UK – Aldi, the supermarket and grocery retail chain in the UK and Ireland have pledged to reduce its food waste by 50% by 2030 amidst intensifying global challenge to address food waste.

Aldi will work in collaboration with Waste and Resources Action Programme who will further seek the effort of suppliers and third party logistics providers.

The supermarket will be working to reduce the amount of surplus food going to the landfill by working together with charity organisations such as FareShare and FoodCloud.

According to the retail chain, it has achieved this by diverting 2,415 tonnes of surplus from waste, which is the equivalent of 5.75 million meals since October 2015 through a joint effort with suppliers.

To help customers reduce food waste in their homes, Aldi has put in place initiatives such as ‘love food hate waste’ messages on products, in store and online.

“Food waste is one of our sector’s most pressing issues, and reducing it is everyone’s responsibility.

By joining this network, we hope to work with others in the industry to tackle this collectively by sharing data and resources,” said Aldi managing director of corporate responsibility Oliver King.

Richard Swannell, development director at WRAP commented the move to address the food waste challenge was urgent given that one third of the world’s food is lost or wasted, costing the global economy US$950 billion each year.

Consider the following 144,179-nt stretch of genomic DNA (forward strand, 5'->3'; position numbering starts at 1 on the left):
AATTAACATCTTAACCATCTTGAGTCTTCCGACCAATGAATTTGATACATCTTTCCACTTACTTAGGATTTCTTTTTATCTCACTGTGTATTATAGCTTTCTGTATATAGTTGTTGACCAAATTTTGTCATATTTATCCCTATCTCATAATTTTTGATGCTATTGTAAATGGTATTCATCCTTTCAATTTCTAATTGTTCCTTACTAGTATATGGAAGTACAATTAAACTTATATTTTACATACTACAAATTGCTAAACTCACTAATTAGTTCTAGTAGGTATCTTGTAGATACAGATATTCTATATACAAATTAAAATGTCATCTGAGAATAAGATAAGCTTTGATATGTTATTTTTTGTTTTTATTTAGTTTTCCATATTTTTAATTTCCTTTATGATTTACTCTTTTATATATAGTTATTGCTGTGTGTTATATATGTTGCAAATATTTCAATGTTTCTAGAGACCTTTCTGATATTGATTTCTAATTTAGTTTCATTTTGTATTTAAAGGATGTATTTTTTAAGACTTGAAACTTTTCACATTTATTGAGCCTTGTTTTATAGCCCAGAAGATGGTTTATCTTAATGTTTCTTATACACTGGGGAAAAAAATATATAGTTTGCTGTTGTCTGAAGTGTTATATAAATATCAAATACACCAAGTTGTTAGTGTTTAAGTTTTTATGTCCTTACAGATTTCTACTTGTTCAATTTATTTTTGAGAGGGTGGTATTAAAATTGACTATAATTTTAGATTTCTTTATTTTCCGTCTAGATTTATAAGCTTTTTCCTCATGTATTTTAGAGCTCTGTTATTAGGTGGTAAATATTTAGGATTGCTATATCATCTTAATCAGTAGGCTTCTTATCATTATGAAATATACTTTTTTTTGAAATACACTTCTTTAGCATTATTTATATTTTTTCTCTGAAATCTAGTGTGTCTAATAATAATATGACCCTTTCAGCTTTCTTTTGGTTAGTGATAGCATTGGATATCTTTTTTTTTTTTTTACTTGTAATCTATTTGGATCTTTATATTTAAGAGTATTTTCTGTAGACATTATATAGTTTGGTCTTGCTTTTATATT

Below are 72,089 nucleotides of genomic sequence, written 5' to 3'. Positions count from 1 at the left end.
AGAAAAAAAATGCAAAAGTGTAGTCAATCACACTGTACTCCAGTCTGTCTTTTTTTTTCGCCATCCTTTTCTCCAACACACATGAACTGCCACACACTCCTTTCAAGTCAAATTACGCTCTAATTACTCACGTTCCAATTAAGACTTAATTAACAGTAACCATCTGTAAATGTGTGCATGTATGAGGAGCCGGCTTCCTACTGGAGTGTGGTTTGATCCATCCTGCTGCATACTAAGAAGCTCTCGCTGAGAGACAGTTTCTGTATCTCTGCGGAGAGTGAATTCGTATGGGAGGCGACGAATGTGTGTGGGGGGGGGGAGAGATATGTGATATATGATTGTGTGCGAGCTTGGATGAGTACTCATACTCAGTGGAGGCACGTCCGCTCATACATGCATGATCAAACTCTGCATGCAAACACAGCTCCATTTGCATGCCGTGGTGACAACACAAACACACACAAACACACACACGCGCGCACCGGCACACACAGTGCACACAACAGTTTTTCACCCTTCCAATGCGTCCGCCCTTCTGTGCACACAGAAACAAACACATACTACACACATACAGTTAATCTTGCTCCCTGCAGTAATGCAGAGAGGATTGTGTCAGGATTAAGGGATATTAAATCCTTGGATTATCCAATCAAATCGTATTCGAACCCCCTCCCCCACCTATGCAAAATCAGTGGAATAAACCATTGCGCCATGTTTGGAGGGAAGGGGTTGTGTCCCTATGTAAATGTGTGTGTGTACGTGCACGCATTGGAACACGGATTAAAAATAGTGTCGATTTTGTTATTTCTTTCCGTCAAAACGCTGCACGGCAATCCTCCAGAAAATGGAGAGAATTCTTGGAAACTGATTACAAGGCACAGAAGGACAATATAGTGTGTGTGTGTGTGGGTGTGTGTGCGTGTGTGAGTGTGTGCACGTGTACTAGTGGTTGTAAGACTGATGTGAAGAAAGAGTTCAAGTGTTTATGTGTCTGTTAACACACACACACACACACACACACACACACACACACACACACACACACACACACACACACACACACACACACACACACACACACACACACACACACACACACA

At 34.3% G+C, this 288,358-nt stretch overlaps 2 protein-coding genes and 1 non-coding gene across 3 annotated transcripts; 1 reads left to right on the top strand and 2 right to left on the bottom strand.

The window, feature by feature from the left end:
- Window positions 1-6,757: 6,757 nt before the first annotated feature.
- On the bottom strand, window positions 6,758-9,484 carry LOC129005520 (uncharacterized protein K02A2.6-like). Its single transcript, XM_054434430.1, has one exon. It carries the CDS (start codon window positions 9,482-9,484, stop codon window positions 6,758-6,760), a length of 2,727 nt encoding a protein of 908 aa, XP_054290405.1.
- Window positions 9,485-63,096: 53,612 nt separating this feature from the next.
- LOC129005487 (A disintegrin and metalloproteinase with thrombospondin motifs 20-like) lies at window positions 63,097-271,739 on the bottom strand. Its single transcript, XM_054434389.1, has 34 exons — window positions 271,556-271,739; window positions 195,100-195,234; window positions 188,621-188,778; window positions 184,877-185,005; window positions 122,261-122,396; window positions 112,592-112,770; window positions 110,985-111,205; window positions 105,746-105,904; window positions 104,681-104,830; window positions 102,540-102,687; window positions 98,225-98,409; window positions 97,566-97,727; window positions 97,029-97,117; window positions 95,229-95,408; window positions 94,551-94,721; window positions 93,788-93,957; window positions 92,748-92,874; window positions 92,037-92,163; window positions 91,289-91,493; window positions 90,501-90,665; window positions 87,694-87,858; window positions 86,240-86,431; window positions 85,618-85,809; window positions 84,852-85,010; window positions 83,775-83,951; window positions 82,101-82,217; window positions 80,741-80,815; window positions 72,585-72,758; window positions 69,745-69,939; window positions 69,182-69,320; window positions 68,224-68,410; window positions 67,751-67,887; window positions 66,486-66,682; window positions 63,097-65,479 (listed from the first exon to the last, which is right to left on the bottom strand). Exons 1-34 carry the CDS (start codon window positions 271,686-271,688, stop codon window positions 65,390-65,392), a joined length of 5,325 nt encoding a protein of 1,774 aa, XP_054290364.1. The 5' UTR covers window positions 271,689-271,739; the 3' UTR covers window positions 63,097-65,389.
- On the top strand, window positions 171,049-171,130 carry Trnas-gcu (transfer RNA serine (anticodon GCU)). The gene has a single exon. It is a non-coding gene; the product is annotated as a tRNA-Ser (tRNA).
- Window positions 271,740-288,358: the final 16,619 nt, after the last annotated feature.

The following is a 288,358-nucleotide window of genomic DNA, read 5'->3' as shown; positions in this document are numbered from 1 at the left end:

The company made the announcement after joining the Champions 12.3 coalition which outlines commitment to inspiring ambition, mobilizing action and accelerating progress.

This target was also according to UN’s Sustainable Development Goals that focuses on ensuring sustainable consumption and production patterns both in the public and private sector.

“The UN SDG goal 12.3 is ambitious and achievable – but only if we set targets, measure and galvanise action from governments, business and citizens from all over the world.

We look forward to working with Aldi through the Champions 12.3 network to tackle what is one of the key issues of our generation,” said Richard Swannell.